But what exactly is the "infantilist ethos" that Barber offers as his contribution to the vast literature on consumption? "Infantilization aims at inducing puerility in adults and preserving what is childish in children trying to grow up." Unfortunately, this does not take us very far. Barber offers a series of what he calls dyads that "capture infantilization": easy over hard, simple over complex and fast over slow. "Easy versus hard acts as a template for much of what distinguishes the childish from the adult." We have "easy listening" and "shopping made easy," which "promote commercial products" attuned to the attention span and tastes of the young. Yet Barber's heart is not in this. He prefers maundering on about political thinkers, not psyching out infantilization. One paragraph after announcing the "easy over hard" dyad, he informs us that "the preference for easy plays off of modern utilitarian ideas," which allows Barber to discourse on Jeremy Bentham and John Stuart Mill. How could this be? Are modern capitalists reading Bentham and Mill? Are children?

Barber's dyads seem questionable. "The preference for the simple over the complex is evident in domains dominated by simpler tastes--fast food and moronic movies, revved-up spectator sports and dumbed-down video games." Yet is this infantilization? It seems more plausible to argue the opposite. Nothing is especially "simple" about fast food and action movies; they are constructed by adults with the most advanced know-how. Nor is "simple" something to be censured. On the contrary. Classic childhood games--hopscotch, hide and seek--were simple and required nothing except vigor and imagination. Simple food is often excellent. Compare a meal based on garlic sizzling in olive oil, cheese and pasta with a meal from a trip to a Subway sandwich franchise, with a choice of seven breads (all the same) and fifteen varieties of subs, each of which allows numerous options in condiments and toppings. That's complicated.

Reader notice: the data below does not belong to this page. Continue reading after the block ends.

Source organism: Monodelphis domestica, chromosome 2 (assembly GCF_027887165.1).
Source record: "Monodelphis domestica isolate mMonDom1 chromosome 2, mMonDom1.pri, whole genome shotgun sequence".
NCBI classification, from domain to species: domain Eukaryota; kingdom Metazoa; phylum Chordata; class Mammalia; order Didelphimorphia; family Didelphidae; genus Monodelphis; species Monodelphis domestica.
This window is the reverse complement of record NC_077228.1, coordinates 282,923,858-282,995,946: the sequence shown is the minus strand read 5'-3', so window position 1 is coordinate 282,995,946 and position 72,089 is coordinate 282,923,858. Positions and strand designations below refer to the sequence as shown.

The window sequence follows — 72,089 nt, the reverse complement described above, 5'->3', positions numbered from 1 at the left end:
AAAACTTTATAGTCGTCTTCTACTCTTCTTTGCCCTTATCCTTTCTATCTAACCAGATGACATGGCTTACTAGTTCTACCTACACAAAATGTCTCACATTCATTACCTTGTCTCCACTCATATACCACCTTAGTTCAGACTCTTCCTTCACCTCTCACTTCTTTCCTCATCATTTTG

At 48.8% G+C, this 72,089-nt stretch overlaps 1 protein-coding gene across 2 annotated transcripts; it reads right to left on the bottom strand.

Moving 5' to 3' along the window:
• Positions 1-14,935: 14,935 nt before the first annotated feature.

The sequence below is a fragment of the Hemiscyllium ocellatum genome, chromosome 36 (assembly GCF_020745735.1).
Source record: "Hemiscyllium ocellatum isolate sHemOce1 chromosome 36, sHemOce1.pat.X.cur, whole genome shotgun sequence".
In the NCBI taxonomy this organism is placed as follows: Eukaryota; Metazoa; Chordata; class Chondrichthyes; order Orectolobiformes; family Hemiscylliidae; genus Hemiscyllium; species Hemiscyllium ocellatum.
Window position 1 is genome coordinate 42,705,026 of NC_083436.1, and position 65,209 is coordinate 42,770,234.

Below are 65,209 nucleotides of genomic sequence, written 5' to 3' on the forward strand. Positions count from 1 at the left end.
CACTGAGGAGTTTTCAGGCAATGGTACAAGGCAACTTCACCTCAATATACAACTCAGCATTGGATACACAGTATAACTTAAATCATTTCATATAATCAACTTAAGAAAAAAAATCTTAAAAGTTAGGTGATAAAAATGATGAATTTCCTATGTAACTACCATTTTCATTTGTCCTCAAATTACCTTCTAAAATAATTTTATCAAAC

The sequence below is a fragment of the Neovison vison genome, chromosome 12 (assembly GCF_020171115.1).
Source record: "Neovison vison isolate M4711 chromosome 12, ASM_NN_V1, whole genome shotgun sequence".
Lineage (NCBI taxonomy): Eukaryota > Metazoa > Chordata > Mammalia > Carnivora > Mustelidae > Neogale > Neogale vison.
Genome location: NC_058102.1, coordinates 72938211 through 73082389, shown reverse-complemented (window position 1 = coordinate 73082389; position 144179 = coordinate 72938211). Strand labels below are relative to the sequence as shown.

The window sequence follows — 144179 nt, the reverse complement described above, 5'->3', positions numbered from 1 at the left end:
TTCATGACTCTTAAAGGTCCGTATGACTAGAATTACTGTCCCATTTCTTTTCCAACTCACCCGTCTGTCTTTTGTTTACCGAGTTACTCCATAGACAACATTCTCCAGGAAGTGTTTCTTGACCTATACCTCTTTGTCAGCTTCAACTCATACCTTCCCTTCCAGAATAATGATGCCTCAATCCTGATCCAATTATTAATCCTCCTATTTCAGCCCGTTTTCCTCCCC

The genius of capitalism turns the simple and easy--meals, relationships, joy--into things complicated and hard; it commodifies all of life. With a click of the mouse and a credit card number it also offers instant pleasures. What once could be done outside the market--for instance, games and sports--now requires money and purchases. "Infantilization" may actually signal the demise of the infant. Adult fashion and sexuality now encompass children and preteens. This suggests not the triumph of the infant but the triumph of adult marketing.